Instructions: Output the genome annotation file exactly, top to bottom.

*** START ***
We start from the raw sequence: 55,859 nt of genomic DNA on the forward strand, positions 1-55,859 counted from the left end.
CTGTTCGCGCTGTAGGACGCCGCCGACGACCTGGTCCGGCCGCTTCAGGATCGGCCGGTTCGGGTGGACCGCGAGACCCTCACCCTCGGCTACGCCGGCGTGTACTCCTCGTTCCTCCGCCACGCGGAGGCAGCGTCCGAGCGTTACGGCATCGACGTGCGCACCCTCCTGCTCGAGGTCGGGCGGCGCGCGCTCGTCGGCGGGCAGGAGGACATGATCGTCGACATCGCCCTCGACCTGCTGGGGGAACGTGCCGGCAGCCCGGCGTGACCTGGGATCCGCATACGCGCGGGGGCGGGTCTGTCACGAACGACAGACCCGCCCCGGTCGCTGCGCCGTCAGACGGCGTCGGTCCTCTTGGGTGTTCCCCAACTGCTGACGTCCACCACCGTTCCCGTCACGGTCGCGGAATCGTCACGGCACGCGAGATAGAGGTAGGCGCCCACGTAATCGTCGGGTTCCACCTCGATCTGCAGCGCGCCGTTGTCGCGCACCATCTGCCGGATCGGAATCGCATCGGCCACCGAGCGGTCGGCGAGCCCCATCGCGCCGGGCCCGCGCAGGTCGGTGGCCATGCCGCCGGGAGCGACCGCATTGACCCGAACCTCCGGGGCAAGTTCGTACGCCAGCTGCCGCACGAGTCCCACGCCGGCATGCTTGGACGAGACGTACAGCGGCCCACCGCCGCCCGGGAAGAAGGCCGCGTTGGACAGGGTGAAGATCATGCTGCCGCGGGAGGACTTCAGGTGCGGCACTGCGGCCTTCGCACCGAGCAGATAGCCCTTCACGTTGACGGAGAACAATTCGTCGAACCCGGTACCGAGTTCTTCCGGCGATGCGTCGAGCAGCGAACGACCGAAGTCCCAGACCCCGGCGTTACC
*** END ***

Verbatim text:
We start from the raw sequence: 55,859 nt of genomic DNA on the forward strand, positions 1-55,859 counted from the left end.
CTGTTCGCGCTGTAGGACGCCGCCGACGACCTGGTCCGGCCGCTTCAGGATCGGCCGGTTCGGGTGGACCGCGAGACCCTCACCCTCGGCTACGCCGGCGTGTACTCCTCGTTCCTCCGCCACGCGGAGGCAGCGTCCGAGCGTTACGGCATCGACGTGCGCACCCTCCTGCTCGAGGTCGGGCGGCGCGCGCTCGTCGGCGGGCAGGAGGACATGATCGTCGACATCGCCCTCGACCTGCTGGGGGAACGTGCCGGCAGCCCGGCGTGACCTGGGATCCGCATACGCGCGGGGGCGGGTCTGTCACGAACGACAGACCCGCCCCGGTCGCTGCGCCGTCAGACGGCGTCGGTCCTCTTGGGTGTTCCCCAACTGCTGACGTCCACCACCGTTCCCGTCACGGTCGCGGAATCGTCACGGCACGCGAGATAGAGGTAGGCGCCCACGTAATCGTCGGGTTCCACCTCGATCTGCAGCGCGCCGTTGTCGCGCACCATCTGCCGGATCGGAATCGCATCGGCCACCGAGCGGTCGGCGAGCCCCATCGCGCCGGGCCCGCGCAGGTCGGTGGCCATGCCGCCGGGAGCGACCGCATTGACCCGAACCTCCGGGGCAAGTTCGTACGCCAGCTGCCGCACGAGTCCCACGCCGGCATGCTTGGACGAGACGTACAGCGGCCCACCGCCGCCCGGGAAGAAGGCCGCGTTGGACAGGGTGAAGATCATGCTGCCGCGGGAGGACTTCAGGTGCGGCACTGCGGCCTTCGCACCGAGCAGATAGCCCTTCACGTTGACGGAGAACAATTCGTCGAACCCGGTACCGAGTTCTTCCGGCGATGCGTCGAGCAGCGAACGACCGAAGTCCCAGACCCCGGCGTTACC